There isn’t much in the current political scene that brings a smile to my face, but the opening paragraph in this Politico article did:
Sen. Tom Cotton, the hawkish upstart who’s already made waves railing against the Iran nuclear deal and government surveillance programs, is now leading a new rebellion against a bipartisan effort to overhaul the criminal justice system — hoping to torpedo one of the few pieces of major legislation that could pass Congress in President Barack Obama’s final year.
Any guess as to where the sympathies of author, Seung Min Kim, lie?
I should remind Politico that Groucho Marx took Freedonia to war because Ambassador Trentino called him an upstart.
Senator Cotton is waging a different kind of war in his effort to stop the early release of thousands of convicted drug dealers in the midst of a heroin epidemic:
GOP tensions over a bill that would effectively loosen some mandatory minimum sentences spilled over during a party lunch last week, when Cotton (R-Ark.), the outspoken Senate freshman, lobbied his colleagues heavily against the legislation, according to people familiar with the closed-door conversation. The measure passed the Senate Judiciary Committee last fall with bipartisan support.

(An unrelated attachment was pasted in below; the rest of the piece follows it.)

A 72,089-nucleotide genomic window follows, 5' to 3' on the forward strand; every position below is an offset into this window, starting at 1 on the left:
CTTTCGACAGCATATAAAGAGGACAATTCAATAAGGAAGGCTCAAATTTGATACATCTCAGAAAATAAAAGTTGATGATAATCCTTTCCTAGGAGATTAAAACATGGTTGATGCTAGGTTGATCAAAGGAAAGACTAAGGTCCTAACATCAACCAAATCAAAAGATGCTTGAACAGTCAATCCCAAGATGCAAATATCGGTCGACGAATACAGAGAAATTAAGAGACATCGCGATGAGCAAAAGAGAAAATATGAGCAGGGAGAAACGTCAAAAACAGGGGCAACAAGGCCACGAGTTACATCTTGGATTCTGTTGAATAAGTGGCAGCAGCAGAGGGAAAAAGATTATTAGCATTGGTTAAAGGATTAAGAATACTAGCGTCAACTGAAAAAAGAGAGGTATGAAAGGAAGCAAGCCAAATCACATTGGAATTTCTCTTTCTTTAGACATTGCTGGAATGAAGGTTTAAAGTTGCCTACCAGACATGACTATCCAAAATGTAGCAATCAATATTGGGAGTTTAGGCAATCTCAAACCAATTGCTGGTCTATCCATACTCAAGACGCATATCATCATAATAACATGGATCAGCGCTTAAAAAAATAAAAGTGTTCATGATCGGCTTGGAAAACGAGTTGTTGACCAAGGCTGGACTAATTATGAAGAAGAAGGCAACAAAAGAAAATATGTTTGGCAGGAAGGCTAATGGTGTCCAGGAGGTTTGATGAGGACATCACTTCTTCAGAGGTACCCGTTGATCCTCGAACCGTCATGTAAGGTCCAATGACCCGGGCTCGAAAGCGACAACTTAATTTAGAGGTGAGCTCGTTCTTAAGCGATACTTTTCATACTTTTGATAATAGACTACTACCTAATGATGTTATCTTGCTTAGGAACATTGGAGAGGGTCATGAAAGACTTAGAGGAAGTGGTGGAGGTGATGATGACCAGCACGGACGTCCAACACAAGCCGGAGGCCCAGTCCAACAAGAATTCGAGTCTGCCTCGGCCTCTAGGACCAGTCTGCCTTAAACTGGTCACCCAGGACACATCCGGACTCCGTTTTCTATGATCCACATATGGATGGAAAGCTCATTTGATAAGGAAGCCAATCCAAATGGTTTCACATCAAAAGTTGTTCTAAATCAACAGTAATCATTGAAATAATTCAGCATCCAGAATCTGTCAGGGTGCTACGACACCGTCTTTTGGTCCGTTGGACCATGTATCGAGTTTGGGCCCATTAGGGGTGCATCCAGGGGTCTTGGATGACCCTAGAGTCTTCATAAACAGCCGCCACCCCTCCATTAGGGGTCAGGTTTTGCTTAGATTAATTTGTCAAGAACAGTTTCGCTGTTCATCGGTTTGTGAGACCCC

“It would be very dangerous and unwise to proceed with the Senate Judiciary bill, which would lead to the release of thousands of violent felons,” Cotton said later in an interview with POLITICO. “I think it’s no surprise that Republicans are divided on this question … [but] I don’t think any Republicans want legislation that is going to let out violent felons, which this bill would do.”
Cotton reportedly received support at the lunch from Senators David Perdue (another “upstart” willing to stand up for law and order and the rule of law) and Jim Risch.
Their efforts may be having the desire effect on Majority Leader McConnell. According to Politico:
[L]ast week, McConnell — who is often hesitant to press ahead on issues that divide his 54-member conference — indicated a breather of sorts on the bill, saying GOP senators would take some time to get educated on the measure.
Those comments discouraged some supporters, since any major pause could spell doom for the bill this year. In a couple of months, the GOP-led Congress will turn its attention to its top legislative priority — budget and appropriations bills — while individual lawmakers shift into full campaign mode.
I doubt that, once in full campaign mode, Republican legislators will want to explain to their constituents why they are backing President Obama’s pet legislation — a jail break for drug dealers. As Senator Risch reportedly asked during the party lunch: shouldn’t the GOP be a party of law and order?
Yes it should, for reasons of public safety and political prudence.
BY THE WAY: Politico gets it wrong when it claims that Senator Cotton has “railed” against government surveillance programs. The Senator has been a leading opponent of attempts to undermine our ability to find out what terrorists are plotting.